photography from the ground up

Posts tagged “Mesa de Cuba

The Other Badlands

I spend a lot of time in the desert, more specifically, in the badlands of the San Juan Basin. And, of the nine recognized badlands located there, I usually find myself wandering in either the Bisti Wilderness, or Ah Shi Sle Pah Wash. But, I want to step out of the box here and give a nod to the rest: the Ojito Wilderness, Mesa de Cuba, San Jose, Lybrook, Mesa Penistaja, Ceja Pelon, and De Na Zin.

The-Junkyard

Sedimentary rocks strewn haphazardly across bentonite mounds  just inside the boundary of the Ojito Wilderness

What exactly is a badland? Merriam-Webster defines it as: a region marked by intricate erosional sculpturing, scanty vegetation, and fantastically formed hills–usually used in plural. The pre-requisites for a badlands to form are a grouping of harder sedimentary deposits: sandstone, siltstone etc. suspended in a softer matrix. As the softer material is eroded away, the harder, more dense material is left exposed, often perched on pedestals of the soft matrix.

Textural-Fluency

Multi-colored bands and interesting textures abound in this small section of the San Jose Badlands.

But, at times the harder deposits may just be scattered haphazardly across a playa or alluvial plain or they may be isolated and in unexpected angles of repose. The seemingly inexplicable arrangement of the features is part of the mystique of the badlands. How did they get here and why? The answer to that question could fill a Geology text, and I am not even remotely qualified to go there. I can say, with some authority however, that the photographic possibilities are as close to infinite that you can get.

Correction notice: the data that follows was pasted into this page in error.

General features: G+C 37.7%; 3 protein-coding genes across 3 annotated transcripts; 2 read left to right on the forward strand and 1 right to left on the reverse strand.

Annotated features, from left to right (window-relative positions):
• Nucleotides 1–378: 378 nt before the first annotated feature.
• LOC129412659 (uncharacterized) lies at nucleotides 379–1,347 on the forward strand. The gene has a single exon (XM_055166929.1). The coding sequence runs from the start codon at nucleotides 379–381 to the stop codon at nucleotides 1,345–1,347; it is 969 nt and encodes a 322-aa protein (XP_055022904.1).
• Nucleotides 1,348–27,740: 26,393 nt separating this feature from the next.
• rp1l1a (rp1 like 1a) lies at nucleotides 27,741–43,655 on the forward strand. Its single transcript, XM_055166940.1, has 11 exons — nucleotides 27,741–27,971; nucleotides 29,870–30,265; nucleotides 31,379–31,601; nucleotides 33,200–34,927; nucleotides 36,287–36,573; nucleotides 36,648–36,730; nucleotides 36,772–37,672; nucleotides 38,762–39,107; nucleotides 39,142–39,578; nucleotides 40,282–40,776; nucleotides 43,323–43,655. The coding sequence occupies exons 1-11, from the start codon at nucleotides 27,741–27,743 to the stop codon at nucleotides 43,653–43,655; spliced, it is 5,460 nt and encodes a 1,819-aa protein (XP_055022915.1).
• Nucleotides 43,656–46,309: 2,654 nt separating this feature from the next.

As you can imagine, the creation of such an environment takes time…a lot of time. Mesa de Cuba, the youngest is 38-54 million years old. San Jose is 48-64 million years old, Lybrook, Ceja Pelon, and Penistaja are all 60-64 million years old, De Na Zin, along with Bisti and Ah Shi Sle Pah, is 70-75 million years old, and Ojito is the oldest at 144-150 million years old. Each of the aforementioned locations have their own personality, and each of them offer there own version of timeless beauty.

Juniper-Bones

An ancient juniper trunk in the Colored Bluffs section of the Ojito Wilderness

Color is an element that often takes center stage in the badlands. Depending on the mineral content of the soil, there may be layers of red, yellow, blue, or even green. Combine this palette with the other strange and, often, unexpected elements of the landscape and the other-worldly, remote locations become even more surreal.

Cracked-And-Broken

A closer look at sedimentary rock on bentonite in the Ojito Wilderness.

Possibly the most noticeable feature of such environments are the many erosion channels and drying cracks that cut into the soft bentonite, and mudstone that form the matrices that support the entire system. When the light is right, they stand out in stark relief revealing an almost unimaginable complexity.